I rarely eat Japanese cuisine, and I miss it! Ingredients are nigh impossible to buy here, and Japanese restaurants are prohibitively expensive. I do get treats and tea sent to me (thank you Kaori!), and try to make these last as long as I can. However, this is one area I am starting to correct, as it is healthier than my current diet (as long as there aren't the unhealthy school lunches to gobble!) I'm following along with Makiko's free Japanese Cooking 101 on Just Hungry, albeit at a slower pace, as I have to find and then order ingredients!

Red Cross Japan has extended their aid project until March 2014, helping the tens of thousands who are still displaced, as well as those rebuilding their coastal communities.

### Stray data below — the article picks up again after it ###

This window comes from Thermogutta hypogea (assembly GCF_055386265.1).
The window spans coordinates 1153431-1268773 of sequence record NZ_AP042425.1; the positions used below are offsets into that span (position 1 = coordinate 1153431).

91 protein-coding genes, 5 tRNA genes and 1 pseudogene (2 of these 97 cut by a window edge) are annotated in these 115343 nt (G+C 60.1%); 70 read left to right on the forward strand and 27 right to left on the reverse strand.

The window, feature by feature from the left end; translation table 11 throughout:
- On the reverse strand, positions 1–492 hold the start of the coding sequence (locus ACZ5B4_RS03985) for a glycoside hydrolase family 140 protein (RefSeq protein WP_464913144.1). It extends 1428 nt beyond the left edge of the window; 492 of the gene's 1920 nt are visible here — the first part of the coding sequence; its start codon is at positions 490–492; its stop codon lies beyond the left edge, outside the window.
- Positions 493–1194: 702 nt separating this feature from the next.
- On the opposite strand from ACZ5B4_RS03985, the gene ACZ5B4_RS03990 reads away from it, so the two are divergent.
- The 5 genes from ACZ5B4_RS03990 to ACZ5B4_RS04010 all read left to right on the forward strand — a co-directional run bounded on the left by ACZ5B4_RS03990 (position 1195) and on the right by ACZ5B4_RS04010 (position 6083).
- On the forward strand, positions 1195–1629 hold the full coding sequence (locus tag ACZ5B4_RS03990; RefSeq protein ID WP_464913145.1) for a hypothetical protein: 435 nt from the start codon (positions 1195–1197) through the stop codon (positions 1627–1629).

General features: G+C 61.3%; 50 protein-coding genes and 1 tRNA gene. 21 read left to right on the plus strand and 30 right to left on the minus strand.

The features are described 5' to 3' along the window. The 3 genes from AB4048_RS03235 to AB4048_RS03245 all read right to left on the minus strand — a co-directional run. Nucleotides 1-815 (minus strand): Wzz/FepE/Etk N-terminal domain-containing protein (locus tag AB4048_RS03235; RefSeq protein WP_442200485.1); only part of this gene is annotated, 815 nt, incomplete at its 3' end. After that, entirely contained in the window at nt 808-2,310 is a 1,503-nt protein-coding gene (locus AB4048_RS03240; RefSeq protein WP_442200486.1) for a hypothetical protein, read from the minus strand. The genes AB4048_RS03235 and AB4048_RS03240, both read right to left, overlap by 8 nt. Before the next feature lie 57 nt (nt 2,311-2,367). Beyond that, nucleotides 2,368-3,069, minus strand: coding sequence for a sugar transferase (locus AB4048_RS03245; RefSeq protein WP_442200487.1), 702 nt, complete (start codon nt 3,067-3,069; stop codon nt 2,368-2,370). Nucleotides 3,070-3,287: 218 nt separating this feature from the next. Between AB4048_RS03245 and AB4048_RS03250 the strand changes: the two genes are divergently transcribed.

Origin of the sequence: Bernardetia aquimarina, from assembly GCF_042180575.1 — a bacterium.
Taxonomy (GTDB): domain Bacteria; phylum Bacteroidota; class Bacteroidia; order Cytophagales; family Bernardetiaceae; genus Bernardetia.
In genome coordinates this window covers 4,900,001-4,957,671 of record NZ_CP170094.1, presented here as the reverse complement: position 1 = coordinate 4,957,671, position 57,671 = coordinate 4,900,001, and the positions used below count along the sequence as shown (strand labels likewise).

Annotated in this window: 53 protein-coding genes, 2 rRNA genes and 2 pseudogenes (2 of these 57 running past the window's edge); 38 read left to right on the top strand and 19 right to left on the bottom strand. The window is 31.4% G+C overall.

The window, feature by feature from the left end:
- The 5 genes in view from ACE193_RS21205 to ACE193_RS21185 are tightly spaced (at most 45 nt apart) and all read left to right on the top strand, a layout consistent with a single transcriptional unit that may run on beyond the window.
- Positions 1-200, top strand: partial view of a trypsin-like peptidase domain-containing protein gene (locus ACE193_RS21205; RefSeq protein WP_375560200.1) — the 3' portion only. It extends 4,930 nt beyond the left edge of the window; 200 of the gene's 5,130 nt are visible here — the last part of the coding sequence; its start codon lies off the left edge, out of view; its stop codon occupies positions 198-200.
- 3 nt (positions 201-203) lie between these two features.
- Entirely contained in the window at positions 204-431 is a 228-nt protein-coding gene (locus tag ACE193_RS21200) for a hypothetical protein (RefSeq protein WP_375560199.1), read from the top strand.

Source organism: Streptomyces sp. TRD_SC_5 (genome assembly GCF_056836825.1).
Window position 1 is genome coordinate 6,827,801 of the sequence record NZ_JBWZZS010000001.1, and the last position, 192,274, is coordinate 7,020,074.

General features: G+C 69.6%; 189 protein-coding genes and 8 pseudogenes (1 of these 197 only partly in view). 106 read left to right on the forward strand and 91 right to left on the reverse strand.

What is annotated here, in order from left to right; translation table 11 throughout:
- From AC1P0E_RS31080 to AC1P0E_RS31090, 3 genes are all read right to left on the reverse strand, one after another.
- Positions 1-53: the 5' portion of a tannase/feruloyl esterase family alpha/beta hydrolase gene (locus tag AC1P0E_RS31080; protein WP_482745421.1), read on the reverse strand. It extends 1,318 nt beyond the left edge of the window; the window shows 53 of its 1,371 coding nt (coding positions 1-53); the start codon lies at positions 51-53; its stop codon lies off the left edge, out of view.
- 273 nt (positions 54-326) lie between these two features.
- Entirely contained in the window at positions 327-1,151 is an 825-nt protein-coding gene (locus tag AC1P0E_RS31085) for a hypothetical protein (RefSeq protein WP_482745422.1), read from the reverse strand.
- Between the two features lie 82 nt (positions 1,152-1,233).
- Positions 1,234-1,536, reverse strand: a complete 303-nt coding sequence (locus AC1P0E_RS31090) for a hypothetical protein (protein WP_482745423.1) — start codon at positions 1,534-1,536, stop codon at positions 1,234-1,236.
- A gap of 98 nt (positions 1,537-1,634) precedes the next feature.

Please support if you can!

Friday, March 8, 2013

Searching for the best bread books

Now that I'm looking for a good bread cookbook to replace the one I sold, I'm considering two books by Peter Reinhart, a baking instructor at Johnson and Wales University.

Moving overseas, I sold many of my books or left them behind - I couldn't afford to ship over 800 books!

This is one book I wish I had never sold.

At the time, there was no way I'd even consider kneading bread dough by hand, due to inflammation and compression in my wrists and hands. However, with a bread machine, it makes the process much simpler.

With about 150 recipes from countries around the world, the Cook's Encyclopedia of Bread, by Christine Ingram and Jenny Shapter, is the perfect home baker's reference, especially when you can grab a used copy of the book for under $1!

Half of the book  covers the history and variety of breads in various countries in great detail, sprinkled liberally with colour photos. Bread recipes fill the remaining 120 pages. The one negative point, is that the recipes are with volume measurements (cups), and are not precise.

Both of Reinhart's top-selling books, Artisan Breads Every Day, and The Bread Baker's Apprentice look stunning.